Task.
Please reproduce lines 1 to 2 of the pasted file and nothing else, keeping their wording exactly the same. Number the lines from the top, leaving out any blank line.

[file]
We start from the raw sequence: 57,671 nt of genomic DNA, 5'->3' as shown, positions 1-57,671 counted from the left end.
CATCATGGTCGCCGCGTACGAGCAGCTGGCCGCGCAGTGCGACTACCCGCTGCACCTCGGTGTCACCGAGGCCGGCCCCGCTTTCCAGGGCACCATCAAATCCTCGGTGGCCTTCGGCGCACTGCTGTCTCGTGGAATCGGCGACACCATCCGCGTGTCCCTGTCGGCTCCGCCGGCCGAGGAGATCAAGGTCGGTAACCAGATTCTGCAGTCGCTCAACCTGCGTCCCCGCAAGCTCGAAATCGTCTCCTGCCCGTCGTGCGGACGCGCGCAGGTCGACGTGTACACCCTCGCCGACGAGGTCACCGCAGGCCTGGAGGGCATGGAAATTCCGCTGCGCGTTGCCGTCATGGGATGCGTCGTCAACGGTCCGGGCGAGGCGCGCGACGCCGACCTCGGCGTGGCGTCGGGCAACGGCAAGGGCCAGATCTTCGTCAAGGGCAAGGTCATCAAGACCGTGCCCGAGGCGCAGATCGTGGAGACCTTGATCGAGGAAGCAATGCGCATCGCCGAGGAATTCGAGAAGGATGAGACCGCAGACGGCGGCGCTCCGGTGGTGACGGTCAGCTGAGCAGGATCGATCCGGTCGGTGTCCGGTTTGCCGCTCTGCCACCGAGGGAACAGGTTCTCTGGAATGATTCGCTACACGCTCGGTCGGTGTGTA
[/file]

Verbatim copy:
We start from the raw sequence: 57,671 nt of genomic DNA, 5'->3' as shown, positions 1-57,671 counted from the left end.
CATCATGGTCGCCGCGTACGAGCAGCTGGCCGCGCAGTGCGACTACCCGCTGCACCTCGGTGTCACCGAGGCCGGCCCCGCTTTCCAGGGCACCATCAAATCCTCGGTGGCCTTCGGCGCACTGCTGTCTCGTGGAATCGGCGACACCATCCGCGTGTCCCTGTCGGCTCCGCCGGCCGAGGAGATCAAGGTCGGTAACCAGATTCTGCAGTCGCTCAACCTGCGTCCCCGCAAGCTCGAAATCGTCTCCTGCCCGTCGTGCGGACGCGCGCAGGTCGACGTGTACACCCTCGCCGACGAGGTCACCGCAGGCCTGGAGGGCATGGAAATTCCGCTGCGCGTTGCCGTCATGGGATGCGTCGTCAACGGTCCGGGCGAGGCGCGCGACGCCGACCTCGGCGTGGCGTCGGGCAACGGCAAGGGCCAGATCTTCGTCAAGGGCAAGGTCATCAAGACCGTGCCCGAGGCGCAGATCGTGGAGACCTTGATCGAGGAAGCAATGCGCATCGCCGAGGAATTCGAGAAGGATGAGACCGCAGACGGCGGCGCTCCGGTGGTGACGGTCAGCTGAGCAGGATCGATCCGGTCGGTGTCCGGTTTGCCGCTCTGCCACCGAGGGAACAGGTTCTCTGGAATGATTCGCTACACGCTCGGTCGGTGTGTA